We hit Portland to check out Jordan Brand’s latest offerings.
by Tzvi Twersky | @ttwersky
It’s a rainy Tuesday in Portland, OR, but the typically wet northwestern weather hasn’t dampened mine or the rest of the assembled media’s spirits much. Besides, since we’re only outside for the 15 seconds that it takes to stroll from our shuttle bus to the Tiger Woods Center on Nike’s campus, so we barely get dusted with drops.
The Tiger Woods Center isn’t special in and of itself—an otherwise airy and average lobby is decorated with a plethora of Tiger paraphernalia—but there’s a certain electric buzz reverberating around our group, bouncing from person to person, camera click to camera click. It’s always exciting to spend time on Nike’s beautiful and sprawling campus. It’s even more exciting when you’re there to take part in Jordan Brand’s highly anticipated Flight Forum.
Led by a slew of highly professional PR people, we make our way from the ante room down a short flight of stairs, turn down a hallway and stop in front of tablecloth-covered tables and an imposing set of closed double doors. At this point, someone from Jordan Brand welcomes us and asks for our attention. He tells us to pick up a flash drive off the table and to divide into three smaller groups. We’re about to open the closed doors and enter the inner sanctum of the Flight Forum. He asks us if we’re ready.
The door opens into a dark corridor that’s lit only by flickering projections on one of the walls. Video of Carmelo Anthony bullying forwards, Chris Paul crossing guards and Dwyane Wade Eurostepping forwards, guards and centers provide all the light in the otherwise blackened room.
As the video plays in a continuous—and mesmerizing—loop, someone from Jordan Brand begins talking about the Brand’s upcoming holiday sneaker releases. He starts off by telling us that this season’s campaign will focus around the slogan, Fly Around, Fly Over, Fly Through. He explains that Michael Jordan changed—or, to an extent, introduced—flight to the game of basketball. He also says that Anthony, Paul and Wade each specialize in one of the aforementioned types of flight.
To prove that Michael Jordan mastered flight—as if he needs to do that—the Brand employee fires up a never-before-seen MJ montage. With Lenny Kravitz’s hit of yesteryear “Fly Away” providing the only sound, some of Jordan’s more- and less-famous plays dance across the wall. There he is flying around Rex Chapman. There he is flying over Patrick Ewing. There he is flying through Bob Sura. As the highlight reel comes to an end, everyone seems to exhale. Unconsciously, we all had been holding our breath; Jordan can have that kind of effect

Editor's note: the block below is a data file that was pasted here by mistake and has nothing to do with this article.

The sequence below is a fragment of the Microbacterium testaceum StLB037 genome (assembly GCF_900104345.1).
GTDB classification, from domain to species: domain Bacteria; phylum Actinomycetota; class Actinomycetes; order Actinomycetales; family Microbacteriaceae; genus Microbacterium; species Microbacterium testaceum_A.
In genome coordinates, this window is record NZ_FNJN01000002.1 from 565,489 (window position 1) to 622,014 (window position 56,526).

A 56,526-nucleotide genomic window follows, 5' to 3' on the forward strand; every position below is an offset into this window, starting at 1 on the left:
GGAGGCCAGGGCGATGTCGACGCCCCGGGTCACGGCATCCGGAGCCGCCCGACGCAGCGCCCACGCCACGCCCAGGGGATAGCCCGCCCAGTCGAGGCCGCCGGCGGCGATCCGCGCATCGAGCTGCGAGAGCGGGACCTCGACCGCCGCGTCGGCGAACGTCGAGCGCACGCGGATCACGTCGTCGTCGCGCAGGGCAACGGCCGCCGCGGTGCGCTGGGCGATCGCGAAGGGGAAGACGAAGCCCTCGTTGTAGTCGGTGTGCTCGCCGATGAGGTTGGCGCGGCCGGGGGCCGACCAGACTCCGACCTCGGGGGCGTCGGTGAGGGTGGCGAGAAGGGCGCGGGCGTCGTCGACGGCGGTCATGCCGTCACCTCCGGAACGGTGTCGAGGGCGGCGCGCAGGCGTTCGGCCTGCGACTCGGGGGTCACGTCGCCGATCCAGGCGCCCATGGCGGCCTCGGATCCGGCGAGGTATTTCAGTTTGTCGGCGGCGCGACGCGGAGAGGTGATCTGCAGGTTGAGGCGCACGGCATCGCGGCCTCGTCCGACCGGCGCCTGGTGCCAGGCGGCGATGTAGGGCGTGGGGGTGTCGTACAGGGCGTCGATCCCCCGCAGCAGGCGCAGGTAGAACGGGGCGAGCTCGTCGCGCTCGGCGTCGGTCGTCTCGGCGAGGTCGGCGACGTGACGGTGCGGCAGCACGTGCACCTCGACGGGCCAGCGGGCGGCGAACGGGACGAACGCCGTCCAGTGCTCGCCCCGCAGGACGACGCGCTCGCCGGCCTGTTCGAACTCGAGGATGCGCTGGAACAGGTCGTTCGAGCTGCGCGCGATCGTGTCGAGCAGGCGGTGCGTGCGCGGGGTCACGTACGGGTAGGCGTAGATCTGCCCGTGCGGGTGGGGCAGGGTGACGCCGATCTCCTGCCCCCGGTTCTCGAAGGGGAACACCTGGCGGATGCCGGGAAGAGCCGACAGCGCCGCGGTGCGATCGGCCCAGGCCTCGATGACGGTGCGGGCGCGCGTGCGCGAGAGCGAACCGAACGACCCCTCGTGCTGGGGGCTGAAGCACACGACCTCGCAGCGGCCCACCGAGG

As the screen resumes playing clips of Anthony/Paul/Wade, we’re ushered down the corridor, until it gently opens into a cavernous room. Normally an empty, unused space, the room is devoid of decoration and color. In fact, the only light in the otherwise liquid black space emanates from three separate silos containing…kicks. It looks like Jordan Brand is about to debut some new shoes to participants of the Flight Forum.
As it turns out, each silo represents one of the three ways of flight (over, around, through). The first silo we’re shown is the one furthest to the left. The outer-entrance boasts a life-sized picture of Chris Paul that reads FLY AROUND. Around the perimeter stand varying colorways of two new sneakers: Chris Paul’s signature, CP3.V, and the CP 2’Quick. Andre Doxey, a creative director at Jordan Brand, stands in the middle of it all, ready to talk us through it all.
In the midst of a really riveting—no, really—presentation about the CP3.V and 2’Quick’s specs, Doxey points out a few rather interesting things: (a) after studying how Chris Paul uses his big toe to push off on his first step, the .V contains strategically placed Podulun technology that maximizes the energy gained from his push; (b) To help with pivots and cuts—moves that are rooted in your midfoot—the 2’Quick features a raised traction pattern in the middle of the outsole.
By the time Doxey was through, I was sold on both pairs of Fly Around Jordans.
Next we head to the Fly Through silo. A large image of Carmelo Anthony and the text FLY THROUGH greets us. Inside are a few gleaming pairs of Anthony’s new signature Melo M8s. Alongside it sit pairs of the Big Ups and Air Jordan 2011 A Flights. This silo is obviously an ode to the power game. As we peruse the different colorways—New Yorkers are going to love the M8’s orange-and-blue colors—a shaved-headed Justin Taylor emerges out of the shadows. As the lead designer of the M8, Taylor is intimately familiar with Melo’s new signature, and he drops some insights on us. The use of Flywire on the upper and exposed Zoom and Max Air units in the forefoot and heel are some of the focal points of his presentation.
Dwyane Wade greets us at the third and final silo. Well, actually, a poster of Wade with the words FLY OVER. Mark Smith, the legendary designer responsible for last season’s Jordan Fly Wade, tells us to step in. He wants to show us the Fly Wade 2s and the Fly 23s. Built to support Wade’s unique movements, the Fly Wade 2 boasts a Hyperfuse upper and full-length Lunarlon midsole. Additionally, unlike the Wade 1, the tongue flaunts Wade’s new Jordan logo. Though it is designed to look like the letter W, the logo doubles as an M (for the Miami Heat), an E (for the East Coast) and a 3 (for Wade’s number).
When Smith finishes, we wander around, studying the different silos and shoes. After a hefty helping of toying around with the kicks, myself and the rest of the members of the Flight Forum head to lunch. We’re tired but very energized by what we’ve seen from Jordan.